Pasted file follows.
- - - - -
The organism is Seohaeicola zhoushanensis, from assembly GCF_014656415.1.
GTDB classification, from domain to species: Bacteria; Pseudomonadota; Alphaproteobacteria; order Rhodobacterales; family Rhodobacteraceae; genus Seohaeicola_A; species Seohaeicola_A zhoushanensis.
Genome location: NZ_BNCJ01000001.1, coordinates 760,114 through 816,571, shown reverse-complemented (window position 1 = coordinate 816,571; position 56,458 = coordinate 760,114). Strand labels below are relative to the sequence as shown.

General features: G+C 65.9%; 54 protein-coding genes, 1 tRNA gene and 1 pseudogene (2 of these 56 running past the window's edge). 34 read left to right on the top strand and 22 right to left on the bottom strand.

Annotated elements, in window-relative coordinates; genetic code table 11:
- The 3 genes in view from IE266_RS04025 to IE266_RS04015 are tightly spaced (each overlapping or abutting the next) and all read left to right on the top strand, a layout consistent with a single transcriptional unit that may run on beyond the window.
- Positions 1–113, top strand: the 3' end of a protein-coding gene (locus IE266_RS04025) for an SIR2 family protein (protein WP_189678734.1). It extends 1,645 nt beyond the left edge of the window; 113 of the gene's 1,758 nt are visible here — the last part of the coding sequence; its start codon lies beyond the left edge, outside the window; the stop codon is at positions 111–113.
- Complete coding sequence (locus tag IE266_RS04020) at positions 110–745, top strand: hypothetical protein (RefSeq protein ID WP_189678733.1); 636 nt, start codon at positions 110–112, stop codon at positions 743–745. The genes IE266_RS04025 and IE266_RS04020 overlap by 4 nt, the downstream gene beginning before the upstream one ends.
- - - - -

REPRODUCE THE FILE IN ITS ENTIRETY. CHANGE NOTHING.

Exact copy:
The organism is Seohaeicola zhoushanensis, from assembly GCF_014656415.1.
GTDB classification, from domain to species: Bacteria; Pseudomonadota; Alphaproteobacteria; order Rhodobacterales; family Rhodobacteraceae; genus Seohaeicola_A; species Seohaeicola_A zhoushanensis.
Genome location: NZ_BNCJ01000001.1, coordinates 760,114 through 816,571, shown reverse-complemented (window position 1 = coordinate 816,571; position 56,458 = coordinate 760,114). Strand labels below are relative to the sequence as shown.

General features: G+C 65.9%; 54 protein-coding genes, 1 tRNA gene and 1 pseudogene (2 of these 56 running past the window's edge). 34 read left to right on the top strand and 22 right to left on the bottom strand.

Annotated elements, in window-relative coordinates; genetic code table 11:
- The 3 genes in view from IE266_RS04025 to IE266_RS04015 are tightly spaced (each overlapping or abutting the next) and all read left to right on the top strand, a layout consistent with a single transcriptional unit that may run on beyond the window.
- Positions 1–113, top strand: the 3' end of a protein-coding gene (locus IE266_RS04025) for an SIR2 family protein (protein WP_189678734.1). It extends 1,645 nt beyond the left edge of the window; 113 of the gene's 1,758 nt are visible here — the last part of the coding sequence; its start codon lies beyond the left edge, outside the window; the stop codon is at positions 111–113.
- Complete coding sequence (locus tag IE266_RS04020) at positions 110–745, top strand: hypothetical protein (RefSeq protein ID WP_189678733.1); 636 nt, start codon at positions 110–112, stop codon at positions 743–745. The genes IE266_RS04025 and IE266_RS04020 overlap by 4 nt, the downstream gene beginning before the upstream one ends.